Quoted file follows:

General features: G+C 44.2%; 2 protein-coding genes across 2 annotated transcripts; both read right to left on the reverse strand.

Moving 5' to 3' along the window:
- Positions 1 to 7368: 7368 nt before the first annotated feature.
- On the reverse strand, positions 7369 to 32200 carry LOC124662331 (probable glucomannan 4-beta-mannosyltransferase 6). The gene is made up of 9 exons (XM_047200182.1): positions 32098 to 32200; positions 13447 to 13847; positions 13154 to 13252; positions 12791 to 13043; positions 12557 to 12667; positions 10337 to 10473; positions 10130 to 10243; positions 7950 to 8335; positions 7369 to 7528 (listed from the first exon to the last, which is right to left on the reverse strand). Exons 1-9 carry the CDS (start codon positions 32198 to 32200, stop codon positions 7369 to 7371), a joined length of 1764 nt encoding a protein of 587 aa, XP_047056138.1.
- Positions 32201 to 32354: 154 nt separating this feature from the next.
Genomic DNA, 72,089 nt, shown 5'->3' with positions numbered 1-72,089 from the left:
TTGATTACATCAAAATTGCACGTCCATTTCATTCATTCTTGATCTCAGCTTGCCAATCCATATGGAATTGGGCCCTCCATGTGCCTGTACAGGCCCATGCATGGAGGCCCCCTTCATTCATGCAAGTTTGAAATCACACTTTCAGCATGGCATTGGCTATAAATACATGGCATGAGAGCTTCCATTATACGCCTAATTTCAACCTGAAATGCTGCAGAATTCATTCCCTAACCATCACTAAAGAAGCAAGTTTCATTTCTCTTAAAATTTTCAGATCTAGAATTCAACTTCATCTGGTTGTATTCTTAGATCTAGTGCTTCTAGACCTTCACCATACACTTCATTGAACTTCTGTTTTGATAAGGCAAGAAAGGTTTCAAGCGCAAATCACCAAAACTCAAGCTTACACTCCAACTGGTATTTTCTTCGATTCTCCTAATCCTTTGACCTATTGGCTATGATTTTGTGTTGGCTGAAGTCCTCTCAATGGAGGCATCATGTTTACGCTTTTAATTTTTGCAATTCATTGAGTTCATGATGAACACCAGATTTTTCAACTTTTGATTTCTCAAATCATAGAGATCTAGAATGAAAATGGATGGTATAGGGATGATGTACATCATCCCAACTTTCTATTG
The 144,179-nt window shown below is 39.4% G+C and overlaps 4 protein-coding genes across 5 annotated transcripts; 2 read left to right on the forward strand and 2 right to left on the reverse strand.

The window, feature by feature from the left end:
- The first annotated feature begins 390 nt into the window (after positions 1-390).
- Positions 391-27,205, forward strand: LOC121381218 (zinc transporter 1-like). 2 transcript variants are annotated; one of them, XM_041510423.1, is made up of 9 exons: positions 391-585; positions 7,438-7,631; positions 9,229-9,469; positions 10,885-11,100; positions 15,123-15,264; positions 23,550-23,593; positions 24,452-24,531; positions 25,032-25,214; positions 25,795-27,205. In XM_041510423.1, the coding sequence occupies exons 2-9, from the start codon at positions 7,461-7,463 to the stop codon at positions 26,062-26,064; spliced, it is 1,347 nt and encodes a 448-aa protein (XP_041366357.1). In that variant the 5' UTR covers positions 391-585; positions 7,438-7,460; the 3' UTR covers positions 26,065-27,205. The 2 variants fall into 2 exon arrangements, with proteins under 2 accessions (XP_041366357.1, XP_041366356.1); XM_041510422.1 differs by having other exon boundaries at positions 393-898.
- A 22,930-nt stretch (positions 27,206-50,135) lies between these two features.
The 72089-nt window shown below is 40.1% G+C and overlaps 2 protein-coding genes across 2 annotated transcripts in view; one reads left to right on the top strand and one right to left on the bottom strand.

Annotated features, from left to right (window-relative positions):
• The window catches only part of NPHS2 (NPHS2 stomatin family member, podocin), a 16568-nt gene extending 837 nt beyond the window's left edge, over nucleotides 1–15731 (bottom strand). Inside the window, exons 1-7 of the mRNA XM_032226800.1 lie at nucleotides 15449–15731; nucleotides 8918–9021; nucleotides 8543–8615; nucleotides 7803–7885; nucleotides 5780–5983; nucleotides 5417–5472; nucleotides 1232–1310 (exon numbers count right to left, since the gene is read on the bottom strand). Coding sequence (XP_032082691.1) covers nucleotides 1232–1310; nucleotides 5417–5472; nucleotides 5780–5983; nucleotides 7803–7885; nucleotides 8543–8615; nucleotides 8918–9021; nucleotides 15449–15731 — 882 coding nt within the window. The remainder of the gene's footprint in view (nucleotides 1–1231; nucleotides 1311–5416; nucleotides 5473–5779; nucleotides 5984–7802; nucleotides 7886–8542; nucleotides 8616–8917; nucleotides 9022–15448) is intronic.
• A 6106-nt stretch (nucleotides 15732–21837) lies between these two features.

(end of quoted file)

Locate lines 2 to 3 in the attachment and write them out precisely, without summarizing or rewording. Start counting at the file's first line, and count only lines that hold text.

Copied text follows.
Moving 5' to 3' along the window:
- Positions 1 to 7368: 7368 nt before the first annotated feature.